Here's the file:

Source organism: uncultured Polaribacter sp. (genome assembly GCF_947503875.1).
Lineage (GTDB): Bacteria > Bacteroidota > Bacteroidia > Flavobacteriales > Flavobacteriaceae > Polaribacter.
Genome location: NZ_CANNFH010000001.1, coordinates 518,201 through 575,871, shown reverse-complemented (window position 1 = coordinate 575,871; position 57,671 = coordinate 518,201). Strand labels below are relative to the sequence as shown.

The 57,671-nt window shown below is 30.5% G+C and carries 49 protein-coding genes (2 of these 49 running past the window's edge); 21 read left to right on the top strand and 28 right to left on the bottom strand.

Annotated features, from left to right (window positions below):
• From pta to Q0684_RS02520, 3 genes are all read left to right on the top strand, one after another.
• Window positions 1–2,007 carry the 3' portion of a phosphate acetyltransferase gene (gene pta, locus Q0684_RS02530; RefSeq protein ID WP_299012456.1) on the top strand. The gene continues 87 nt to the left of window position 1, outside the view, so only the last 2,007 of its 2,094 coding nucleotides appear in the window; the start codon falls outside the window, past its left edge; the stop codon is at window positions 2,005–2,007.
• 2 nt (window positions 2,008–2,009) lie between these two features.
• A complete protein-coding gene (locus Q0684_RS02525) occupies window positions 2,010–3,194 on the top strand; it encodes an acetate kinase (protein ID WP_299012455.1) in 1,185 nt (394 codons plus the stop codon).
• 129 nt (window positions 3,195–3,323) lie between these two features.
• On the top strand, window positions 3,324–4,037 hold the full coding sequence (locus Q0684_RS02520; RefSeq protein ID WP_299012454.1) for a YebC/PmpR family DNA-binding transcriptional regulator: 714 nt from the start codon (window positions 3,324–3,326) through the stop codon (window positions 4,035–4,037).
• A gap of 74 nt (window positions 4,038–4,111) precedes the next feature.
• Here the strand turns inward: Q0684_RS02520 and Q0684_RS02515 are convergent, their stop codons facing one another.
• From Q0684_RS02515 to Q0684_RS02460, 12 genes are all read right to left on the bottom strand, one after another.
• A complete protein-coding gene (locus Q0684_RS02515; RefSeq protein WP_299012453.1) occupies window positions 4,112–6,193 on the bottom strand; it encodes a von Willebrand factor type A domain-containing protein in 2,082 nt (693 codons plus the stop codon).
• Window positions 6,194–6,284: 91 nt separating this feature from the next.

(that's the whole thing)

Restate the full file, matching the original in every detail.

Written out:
Source organism: uncultured Polaribacter sp. (genome assembly GCF_947503875.1).
Lineage (GTDB): Bacteria > Bacteroidota > Bacteroidia > Flavobacteriales > Flavobacteriaceae > Polaribacter.
Genome location: NZ_CANNFH010000001.1, coordinates 518,201 through 575,871, shown reverse-complemented (window position 1 = coordinate 575,871; position 57,671 = coordinate 518,201). Strand labels below are relative to the sequence as shown.

The 57,671-nt window shown below is 30.5% G+C and carries 49 protein-coding genes (2 of these 49 running past the window's edge); 21 read left to right on the top strand and 28 right to left on the bottom strand.

Annotated features, from left to right (window positions below):
• From pta to Q0684_RS02520, 3 genes are all read left to right on the top strand, one after another.
• Window positions 1–2,007 carry the 3' portion of a phosphate acetyltransferase gene (gene pta, locus Q0684_RS02530; RefSeq protein ID WP_299012456.1) on the top strand. The gene continues 87 nt to the left of window position 1, outside the view, so only the last 2,007 of its 2,094 coding nucleotides appear in the window; the start codon falls outside the window, past its left edge; the stop codon is at window positions 2,005–2,007.
• 2 nt (window positions 2,008–2,009) lie between these two features.
• A complete protein-coding gene (locus Q0684_RS02525) occupies window positions 2,010–3,194 on the top strand; it encodes an acetate kinase (protein ID WP_299012455.1) in 1,185 nt (394 codons plus the stop codon).
• 129 nt (window positions 3,195–3,323) lie between these two features.
• On the top strand, window positions 3,324–4,037 hold the full coding sequence (locus Q0684_RS02520; RefSeq protein ID WP_299012454.1) for a YebC/PmpR family DNA-binding transcriptional regulator: 714 nt from the start codon (window positions 3,324–3,326) through the stop codon (window positions 4,035–4,037).
• A gap of 74 nt (window positions 4,038–4,111) precedes the next feature.
• Here the strand turns inward: Q0684_RS02520 and Q0684_RS02515 are convergent, their stop codons facing one another.
• From Q0684_RS02515 to Q0684_RS02460, 12 genes are all read right to left on the bottom strand, one after another.
• A complete protein-coding gene (locus Q0684_RS02515; RefSeq protein WP_299012453.1) occupies window positions 4,112–6,193 on the bottom strand; it encodes a von Willebrand factor type A domain-containing protein in 2,082 nt (693 codons plus the stop codon).
• Window positions 6,194–6,284: 91 nt separating this feature from the next.